The team behind cult podcast S-Town cited Stoner as one of the two books that influenced their storytelling. If you’re as obsessed with it as we are, here are five dark, gritty, Southern American books to read next
The Sound and the Fury
William Faulkner is the founding father of American Southern Gothic; his heartbreaking views of life in fictional Yoknapatawpha County are depicted with stunning detail. Faulkner’s towns burst with the rage of Civil War defeat and slave revolt and his characters cry the tears of a misbegotten people struggling to make sense of a world that has moved on without them, where family and personal traditions are replaced by strife and confusion.
The bestselling classic is the life story of William Stoner, who enters the University of Missouri at nineteen to study agriculture. A seminar on English literature changes his life, and he never returns to work on his father’s farm. Stoner becomes a teacher. He marries the wrong woman. His life is quiet, and after his death his colleagues remember him rarely. A reading experience like no other, itself a paean to the power of literature, it is a novel to be savoured – so much so that the team behind S-Town told the Guardian that they had the book in their minds while producing the podcast.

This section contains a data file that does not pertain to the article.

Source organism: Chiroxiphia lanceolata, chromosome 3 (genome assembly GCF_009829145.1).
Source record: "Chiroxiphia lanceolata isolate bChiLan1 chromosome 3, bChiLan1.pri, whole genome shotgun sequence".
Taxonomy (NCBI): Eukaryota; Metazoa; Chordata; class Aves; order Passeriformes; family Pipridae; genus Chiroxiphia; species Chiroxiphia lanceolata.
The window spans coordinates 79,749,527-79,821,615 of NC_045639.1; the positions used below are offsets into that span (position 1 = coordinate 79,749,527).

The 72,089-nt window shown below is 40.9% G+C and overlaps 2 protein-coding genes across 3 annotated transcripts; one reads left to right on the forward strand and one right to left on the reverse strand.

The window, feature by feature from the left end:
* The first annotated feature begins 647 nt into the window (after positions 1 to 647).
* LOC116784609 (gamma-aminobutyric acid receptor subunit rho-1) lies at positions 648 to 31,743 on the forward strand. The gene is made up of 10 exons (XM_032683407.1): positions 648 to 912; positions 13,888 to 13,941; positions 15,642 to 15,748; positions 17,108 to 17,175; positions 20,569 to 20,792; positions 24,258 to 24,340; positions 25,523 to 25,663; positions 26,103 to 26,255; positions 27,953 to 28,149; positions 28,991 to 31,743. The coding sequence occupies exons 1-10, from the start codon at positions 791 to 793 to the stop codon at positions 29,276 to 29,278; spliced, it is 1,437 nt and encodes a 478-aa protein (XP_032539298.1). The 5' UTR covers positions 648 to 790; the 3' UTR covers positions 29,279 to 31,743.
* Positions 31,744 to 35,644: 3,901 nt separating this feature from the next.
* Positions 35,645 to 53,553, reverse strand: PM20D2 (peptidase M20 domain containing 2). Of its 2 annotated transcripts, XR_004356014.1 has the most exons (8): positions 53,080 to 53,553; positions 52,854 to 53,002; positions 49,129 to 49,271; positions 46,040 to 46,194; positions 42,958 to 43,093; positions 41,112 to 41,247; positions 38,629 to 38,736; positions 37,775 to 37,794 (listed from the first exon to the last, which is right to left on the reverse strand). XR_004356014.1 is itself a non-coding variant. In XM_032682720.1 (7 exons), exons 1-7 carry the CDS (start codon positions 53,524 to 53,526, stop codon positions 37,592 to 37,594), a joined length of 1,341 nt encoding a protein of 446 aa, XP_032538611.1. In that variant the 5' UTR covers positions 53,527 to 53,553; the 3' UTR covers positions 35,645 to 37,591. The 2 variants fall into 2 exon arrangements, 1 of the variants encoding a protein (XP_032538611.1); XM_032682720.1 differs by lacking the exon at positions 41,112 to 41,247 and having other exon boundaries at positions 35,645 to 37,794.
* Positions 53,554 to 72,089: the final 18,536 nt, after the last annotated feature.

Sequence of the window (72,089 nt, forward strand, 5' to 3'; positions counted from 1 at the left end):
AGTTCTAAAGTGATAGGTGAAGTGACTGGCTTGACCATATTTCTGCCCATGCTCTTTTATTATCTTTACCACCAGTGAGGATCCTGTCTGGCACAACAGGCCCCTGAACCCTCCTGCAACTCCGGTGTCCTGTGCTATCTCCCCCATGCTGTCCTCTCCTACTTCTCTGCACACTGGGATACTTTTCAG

The Confessions of Nat Turner
Winner of the Pulitzer Prize, Styron’s novel is set in 1831. Nat Turner awaits death in a Virginia jail cell. He is a slave, a preacher, and the leader of the only effective slave revolt in the history of ‘that peculiar institution’. William Styron’s ambitious and stunningly accomplished novel is Turner’s confession, made to his jailers under the duress of his God.
The Heavenly Table
Donald Ray Pollock
Donald Ray Pollock has been compared to Flannery O’Connor and the Coen Brothers. The Heavenly Table is a blistering novel in which three impoverished brothers accidentally embark on a murderous bank-robbing spree. It’s gritty, electrifying and weirdly funny. If you like the characters in S-Town then you’ll devour The Heavenly Table.
To Kill A Mockingbird
This classic needs no introduction, but if you haven’t read it or if you fancy re-reading it, go on… now’s the time!